I don't think you're a dirty hippy, John.

Thanks for the link. Hey, I just saw Mike Sylvester on TeeVee!

 
At March 14, 2007 5:31 PM, Blogger Kvatch said...

I've been thinking quite a bit about this and have come to the conclusion that anyone who doesn't like riding public transit with the homeless on board can bloody-well hire a cab to take them where they want to go.

Oh...ho. I see where this is going. OK, so should I deduce that you're OK with using MUNI to fix a problem that we should be dealing with using other means? And that, if ridership really does go down as a result, then we just chalk it up to a shift in the dynamic of our social problems?

And to address the cab point: I in fact, do take cabs. I also belong to and use City Car share, and despite those expenses, I save a bundle by not owning a car. Now...if you want to fix a system that is truly broken, deal with the SF taxi commission. We have the highest drop fare and per/mile charge in the country (higher than the former #1, San Diego, CA as of January), we also have one of the smallest medallion/population ratios.

I frankly don't believe that use of public transit is solely a matter of cost, free vs. fare, but rather the following:

1) Accessibility (coverage, timliness and ease of use)
2) Comfort (cleanliness and courtesy)

Focus on these and ridership will go up. I would be very interesting to see if there is a correlation between the 50% fare hike and ridership. Likewise between the service improvements after the "meltdown" and ridership.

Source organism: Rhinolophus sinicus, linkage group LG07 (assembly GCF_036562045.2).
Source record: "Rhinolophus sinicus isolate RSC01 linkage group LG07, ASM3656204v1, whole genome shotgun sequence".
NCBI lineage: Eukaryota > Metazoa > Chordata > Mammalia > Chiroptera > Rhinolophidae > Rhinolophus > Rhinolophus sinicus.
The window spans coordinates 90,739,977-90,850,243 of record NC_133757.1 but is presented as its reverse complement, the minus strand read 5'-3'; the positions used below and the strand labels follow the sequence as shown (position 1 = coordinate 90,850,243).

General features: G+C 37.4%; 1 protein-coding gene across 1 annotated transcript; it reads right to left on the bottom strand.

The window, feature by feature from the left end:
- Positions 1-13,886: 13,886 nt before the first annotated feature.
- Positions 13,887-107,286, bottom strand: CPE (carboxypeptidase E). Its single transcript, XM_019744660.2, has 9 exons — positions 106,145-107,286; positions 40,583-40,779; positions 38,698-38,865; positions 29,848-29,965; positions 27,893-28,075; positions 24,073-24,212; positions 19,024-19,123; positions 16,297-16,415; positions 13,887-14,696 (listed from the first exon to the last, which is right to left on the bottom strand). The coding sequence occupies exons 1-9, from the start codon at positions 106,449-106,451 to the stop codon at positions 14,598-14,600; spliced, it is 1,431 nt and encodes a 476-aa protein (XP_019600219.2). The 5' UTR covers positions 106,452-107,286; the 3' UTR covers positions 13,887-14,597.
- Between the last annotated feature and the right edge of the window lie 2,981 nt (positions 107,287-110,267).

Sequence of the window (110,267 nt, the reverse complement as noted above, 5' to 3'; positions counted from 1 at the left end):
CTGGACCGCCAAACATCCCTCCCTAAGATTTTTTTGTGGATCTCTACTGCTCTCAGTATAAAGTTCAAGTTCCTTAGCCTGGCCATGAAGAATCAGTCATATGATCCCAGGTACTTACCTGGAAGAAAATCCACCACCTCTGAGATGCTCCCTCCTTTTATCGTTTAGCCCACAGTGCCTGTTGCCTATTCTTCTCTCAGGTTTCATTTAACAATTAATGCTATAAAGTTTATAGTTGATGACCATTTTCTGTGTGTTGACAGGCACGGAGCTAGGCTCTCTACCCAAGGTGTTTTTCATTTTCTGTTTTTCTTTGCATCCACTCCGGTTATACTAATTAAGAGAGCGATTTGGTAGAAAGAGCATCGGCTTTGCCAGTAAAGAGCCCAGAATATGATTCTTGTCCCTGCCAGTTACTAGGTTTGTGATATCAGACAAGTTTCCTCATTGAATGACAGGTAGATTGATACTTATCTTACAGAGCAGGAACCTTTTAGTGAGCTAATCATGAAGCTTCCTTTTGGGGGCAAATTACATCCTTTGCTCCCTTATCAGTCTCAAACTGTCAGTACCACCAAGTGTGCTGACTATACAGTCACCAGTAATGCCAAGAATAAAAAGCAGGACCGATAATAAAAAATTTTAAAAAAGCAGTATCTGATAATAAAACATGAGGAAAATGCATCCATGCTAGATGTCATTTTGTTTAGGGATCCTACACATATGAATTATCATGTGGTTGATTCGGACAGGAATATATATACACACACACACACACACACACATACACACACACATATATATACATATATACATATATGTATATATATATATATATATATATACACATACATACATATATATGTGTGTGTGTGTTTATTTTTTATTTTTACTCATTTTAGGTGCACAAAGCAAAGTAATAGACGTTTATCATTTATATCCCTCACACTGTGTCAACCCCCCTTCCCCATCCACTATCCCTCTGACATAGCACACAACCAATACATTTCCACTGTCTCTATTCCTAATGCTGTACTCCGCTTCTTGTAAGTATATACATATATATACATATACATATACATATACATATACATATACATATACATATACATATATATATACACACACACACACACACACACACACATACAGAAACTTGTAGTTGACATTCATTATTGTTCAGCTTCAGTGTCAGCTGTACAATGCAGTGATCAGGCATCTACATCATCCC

At March 14, 2007 7:39 PM, Blogger PTCruiser said...

I don't think that could be classified as using MUNI to fix the problem as that is clearly not a "fix".

I just think public transit should be for the entire public and I strongly feel that it should be free. I'm still not convinced ridership would go down.

I do, however, agree with you 100% on the taxi commission issue.

"I frankly don't believe that use of public transit is solely a matter of cost, free vs. fare, but rather the following:

1) Accessibility (coverage, timliness and ease of use)
2) Comfort (cleanliness and courtesy)"


I think as far as point #1, we're doing pretty good compared to other cities.

Point #2 could use some work, I'll have to admit. A lot of those vehicles don't get cleaned as well as they should. In addition, when there's a delay in the system, all the riders really want is some information, something that is rarely given to them.

 
At March 14, 2007 7:45 PM, Blogger Kvatch said...

Coverage...yes! Timliness...an emphatic no! According to the Chron, on time performance has been getting worse for the last two years, and I'm betting Rescue MUNI's surveys back that up. Ease of use...'bout as good as it gets. Cleanliness and courtesy are both getting worse.

I guess now I'm going to have to dig up a stat on ridership vs. the fare hike.

 

Post a Comment

Links to this post:

Create a Link

<< Home